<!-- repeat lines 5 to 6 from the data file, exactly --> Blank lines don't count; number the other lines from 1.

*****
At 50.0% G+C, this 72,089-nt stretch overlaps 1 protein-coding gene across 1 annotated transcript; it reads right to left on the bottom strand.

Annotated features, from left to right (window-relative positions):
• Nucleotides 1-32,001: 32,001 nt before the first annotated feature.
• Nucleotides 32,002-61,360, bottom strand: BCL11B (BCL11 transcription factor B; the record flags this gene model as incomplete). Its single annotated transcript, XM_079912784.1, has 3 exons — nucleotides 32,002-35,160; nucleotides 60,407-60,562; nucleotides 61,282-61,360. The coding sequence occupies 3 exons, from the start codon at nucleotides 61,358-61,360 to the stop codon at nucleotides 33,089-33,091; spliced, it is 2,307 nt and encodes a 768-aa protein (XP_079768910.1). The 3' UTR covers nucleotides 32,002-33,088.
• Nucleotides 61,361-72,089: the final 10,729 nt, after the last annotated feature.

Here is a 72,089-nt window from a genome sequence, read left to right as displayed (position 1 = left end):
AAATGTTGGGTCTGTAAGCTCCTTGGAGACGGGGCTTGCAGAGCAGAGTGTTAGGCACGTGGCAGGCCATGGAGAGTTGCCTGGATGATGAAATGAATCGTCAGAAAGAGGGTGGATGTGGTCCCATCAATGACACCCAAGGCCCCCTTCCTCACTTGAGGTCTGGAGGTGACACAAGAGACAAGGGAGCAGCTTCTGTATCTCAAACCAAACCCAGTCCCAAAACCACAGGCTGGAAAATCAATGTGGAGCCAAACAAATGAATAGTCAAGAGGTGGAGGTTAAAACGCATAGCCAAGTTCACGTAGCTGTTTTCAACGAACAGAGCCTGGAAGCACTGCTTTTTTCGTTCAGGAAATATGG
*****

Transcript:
• Nucleotides 61,361-72,089: the final 10,729 nt, after the last annotated feature.

Here is a 72,089-nt window from a genome sequence, read left to right as displayed (position 1 = left end):